FAA is Exploring Anti-Drone Systems

M HuertaAs drones become a more common sight overhead, the government has started to think more and more about how to protect the skies. At CES 2017, the Federal Aviation Administration revealed that it is researching new ways to detect and defend against drones.

FAA Administrator Michael Huerta took to the stage in Las Vegas to discuss new technologies designed to spot unauthorized unmanned aerial vehicles (UAVs) operating near important areas, with an emphasis on airports.

According to Huerta, the organization has already tested some of its systems in busy airports in New York and Denver and smaller locales like Atlantic City. Later this year, the FAA plans to extend it tests at the Dallas-Fort Worth International Airport.

Data and observations gathered during the testing period will be utilized to draft recommendations for policies and guidelines that will eventually help to inform airports across the nation who may consider installing drone defense systems.

The emphasis on airports is of particular interest to the FAA as pilots have reported a rapid increase in drone sightings. A report issued by the administration in March 2016 noted sightings had “increased dramatically since 2014.” Those numbers have continued to rise, Heurta revealed at CES, with about 1,800 reported sightings in 2016 compared to 1,200 in 2015.

That number will likely continue to rise as drones continue to become a more permanent feature in the skies.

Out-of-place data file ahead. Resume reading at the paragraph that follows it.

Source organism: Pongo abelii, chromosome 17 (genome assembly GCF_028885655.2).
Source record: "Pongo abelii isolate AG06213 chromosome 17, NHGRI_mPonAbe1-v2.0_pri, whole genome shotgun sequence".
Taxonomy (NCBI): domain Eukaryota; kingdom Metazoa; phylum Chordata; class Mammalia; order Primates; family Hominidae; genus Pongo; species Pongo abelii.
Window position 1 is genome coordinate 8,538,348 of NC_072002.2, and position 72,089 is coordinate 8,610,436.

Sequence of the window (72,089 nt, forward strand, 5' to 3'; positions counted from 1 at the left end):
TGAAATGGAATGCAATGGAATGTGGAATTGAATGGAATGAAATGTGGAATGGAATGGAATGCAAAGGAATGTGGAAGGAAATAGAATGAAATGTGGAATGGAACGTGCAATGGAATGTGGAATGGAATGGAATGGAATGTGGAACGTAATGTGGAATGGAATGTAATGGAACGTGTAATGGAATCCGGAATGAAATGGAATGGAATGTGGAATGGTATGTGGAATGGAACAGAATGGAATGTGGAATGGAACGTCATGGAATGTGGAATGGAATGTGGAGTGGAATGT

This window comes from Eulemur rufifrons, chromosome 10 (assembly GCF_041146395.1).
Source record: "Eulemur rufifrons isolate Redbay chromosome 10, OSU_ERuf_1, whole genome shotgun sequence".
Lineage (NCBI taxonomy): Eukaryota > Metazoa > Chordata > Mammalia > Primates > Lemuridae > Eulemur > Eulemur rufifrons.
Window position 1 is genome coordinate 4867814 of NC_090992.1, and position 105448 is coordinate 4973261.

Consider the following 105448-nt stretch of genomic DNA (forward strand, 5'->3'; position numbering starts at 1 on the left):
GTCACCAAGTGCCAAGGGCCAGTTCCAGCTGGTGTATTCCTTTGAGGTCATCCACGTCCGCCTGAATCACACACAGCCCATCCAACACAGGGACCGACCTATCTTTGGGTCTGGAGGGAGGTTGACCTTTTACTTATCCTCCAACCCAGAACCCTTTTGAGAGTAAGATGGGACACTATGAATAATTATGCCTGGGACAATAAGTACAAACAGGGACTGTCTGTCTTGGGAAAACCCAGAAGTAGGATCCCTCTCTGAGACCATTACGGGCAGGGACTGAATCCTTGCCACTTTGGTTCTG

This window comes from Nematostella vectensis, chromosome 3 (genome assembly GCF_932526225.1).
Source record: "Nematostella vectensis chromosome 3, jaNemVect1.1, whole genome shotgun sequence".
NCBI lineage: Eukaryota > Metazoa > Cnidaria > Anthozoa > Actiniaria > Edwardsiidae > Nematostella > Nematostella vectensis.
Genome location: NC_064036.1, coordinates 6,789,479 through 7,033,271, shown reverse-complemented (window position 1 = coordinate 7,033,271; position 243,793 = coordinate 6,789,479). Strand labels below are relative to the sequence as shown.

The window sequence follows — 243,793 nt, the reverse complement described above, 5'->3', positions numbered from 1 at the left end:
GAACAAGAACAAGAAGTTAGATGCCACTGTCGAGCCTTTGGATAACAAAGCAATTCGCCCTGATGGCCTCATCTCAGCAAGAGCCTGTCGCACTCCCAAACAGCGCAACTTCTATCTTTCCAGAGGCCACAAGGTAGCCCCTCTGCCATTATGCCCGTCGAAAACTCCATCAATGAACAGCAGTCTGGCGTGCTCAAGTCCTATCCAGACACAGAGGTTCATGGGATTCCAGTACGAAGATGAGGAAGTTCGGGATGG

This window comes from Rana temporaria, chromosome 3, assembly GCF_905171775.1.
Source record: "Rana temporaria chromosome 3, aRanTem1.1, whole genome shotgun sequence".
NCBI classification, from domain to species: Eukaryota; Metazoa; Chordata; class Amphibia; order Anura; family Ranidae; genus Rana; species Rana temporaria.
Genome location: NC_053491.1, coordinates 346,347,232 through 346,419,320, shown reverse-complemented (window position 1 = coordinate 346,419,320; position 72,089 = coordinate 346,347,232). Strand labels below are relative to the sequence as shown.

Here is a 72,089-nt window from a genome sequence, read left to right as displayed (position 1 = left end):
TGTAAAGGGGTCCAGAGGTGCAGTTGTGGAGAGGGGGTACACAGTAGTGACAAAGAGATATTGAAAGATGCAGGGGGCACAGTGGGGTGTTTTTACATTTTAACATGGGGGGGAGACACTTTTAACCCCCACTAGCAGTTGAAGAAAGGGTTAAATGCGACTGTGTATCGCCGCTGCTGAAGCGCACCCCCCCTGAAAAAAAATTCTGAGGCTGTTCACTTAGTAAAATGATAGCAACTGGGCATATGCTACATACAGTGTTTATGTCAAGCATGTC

In August of 2016, the FAA set into effect its new rules regulating UAVs that requires drones weighing over 0.55 pounds to be registered with the organization. The rules also opened up the possibility for commercial drone usage.

Since the regulations were implemented, more than 30,000 people have applied to become certified drone pilots. Over half of those registered took the required exam, with 90 percent of them passing, according to Huerta.

In total, the FAA has registered more than 670,000 drone operators—including an influx of 37,000 new registrants in the final two weeks of December. A forecast published by the FAA projected a total of 7 million drones sold in the U.S. by 2020.

For the FAA, the biggest challenge is figuring out how to integrate those flying vehicles into the skies. The regulatory body plans to create regulations for allowing drone operations to take place over the head of uninvolved people.

Source: Yahoo News

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